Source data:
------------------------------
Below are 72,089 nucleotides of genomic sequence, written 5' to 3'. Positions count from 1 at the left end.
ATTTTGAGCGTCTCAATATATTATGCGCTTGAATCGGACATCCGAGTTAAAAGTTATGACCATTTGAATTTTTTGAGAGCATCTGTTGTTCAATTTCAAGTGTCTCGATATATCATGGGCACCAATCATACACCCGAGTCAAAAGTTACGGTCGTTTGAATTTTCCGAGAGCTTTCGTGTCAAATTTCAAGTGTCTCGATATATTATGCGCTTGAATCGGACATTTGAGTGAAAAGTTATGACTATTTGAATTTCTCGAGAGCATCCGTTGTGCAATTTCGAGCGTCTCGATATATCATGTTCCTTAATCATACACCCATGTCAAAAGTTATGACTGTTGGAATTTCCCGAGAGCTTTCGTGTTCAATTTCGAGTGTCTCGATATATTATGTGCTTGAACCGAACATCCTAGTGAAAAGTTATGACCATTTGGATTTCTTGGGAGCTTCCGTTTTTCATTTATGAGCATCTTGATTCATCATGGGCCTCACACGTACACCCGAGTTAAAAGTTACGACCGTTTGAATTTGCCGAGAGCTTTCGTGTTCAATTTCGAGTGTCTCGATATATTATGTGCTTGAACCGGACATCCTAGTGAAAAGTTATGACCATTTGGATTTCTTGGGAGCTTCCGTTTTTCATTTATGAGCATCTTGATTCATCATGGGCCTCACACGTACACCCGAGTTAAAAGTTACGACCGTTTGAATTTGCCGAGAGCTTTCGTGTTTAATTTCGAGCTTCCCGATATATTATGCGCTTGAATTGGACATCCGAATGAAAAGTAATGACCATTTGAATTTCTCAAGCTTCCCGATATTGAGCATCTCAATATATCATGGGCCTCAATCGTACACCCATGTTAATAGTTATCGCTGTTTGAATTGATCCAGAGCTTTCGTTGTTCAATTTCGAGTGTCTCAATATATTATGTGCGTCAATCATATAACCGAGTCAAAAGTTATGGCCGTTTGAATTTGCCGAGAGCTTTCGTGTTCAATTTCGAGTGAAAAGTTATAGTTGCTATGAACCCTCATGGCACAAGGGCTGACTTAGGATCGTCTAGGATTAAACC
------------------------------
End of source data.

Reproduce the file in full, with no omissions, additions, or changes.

Below are 72,089 nucleotides of genomic sequence, written 5' to 3'. Positions count from 1 at the left end.
ATTTTGAGCGTCTCAATATATTATGCGCTTGAATCGGACATCCGAGTTAAAAGTTATGACCATTTGAATTTTTTGAGAGCATCTGTTGTTCAATTTCAAGTGTCTCGATATATCATGGGCACCAATCATACACCCGAGTCAAAAGTTACGGTCGTTTGAATTTTCCGAGAGCTTTCGTGTCAAATTTCAAGTGTCTCGATATATTATGCGCTTGAATCGGACATTTGAGTGAAAAGTTATGACTATTTGAATTTCTCGAGAGCATCCGTTGTGCAATTTCGAGCGTCTCGATATATCATGTTCCTTAATCATACACCCATGTCAAAAGTTATGACTGTTGGAATTTCCCGAGAGCTTTCGTGTTCAATTTCGAGTGTCTCGATATATTATGTGCTTGAACCGAACATCCTAGTGAAAAGTTATGACCATTTGGATTTCTTGGGAGCTTCCGTTTTTCATTTATGAGCATCTTGATTCATCATGGGCCTCACACGTACACCCGAGTTAAAAGTTACGACCGTTTGAATTTGCCGAGAGCTTTCGTGTTCAATTTCGAGTGTCTCGATATATTATGTGCTTGAACCGGACATCCTAGTGAAAAGTTATGACCATTTGGATTTCTTGGGAGCTTCCGTTTTTCATTTATGAGCATCTTGATTCATCATGGGCCTCACACGTACACCCGAGTTAAAAGTTACGACCGTTTGAATTTGCCGAGAGCTTTCGTGTTTAATTTCGAGCTTCCCGATATATTATGCGCTTGAATTGGACATCCGAATGAAAAGTAATGACCATTTGAATTTCTCAAGCTTCCCGATATTGAGCATCTCAATATATCATGGGCCTCAATCGTACACCCATGTTAATAGTTATCGCTGTTTGAATTGATCCAGAGCTTTCGTTGTTCAATTTCGAGTGTCTCAATATATTATGTGCGTCAATCATATAACCGAGTCAAAAGTTATGGCCGTTTGAATTTGCCGAGAGCTTTCGTGTTCAATTTCGAGTGAAAAGTTATAGTTGCTATGAACCCTCATGGCACAAGGGCTGACTTAGGATCGTCTAGGATTAAACC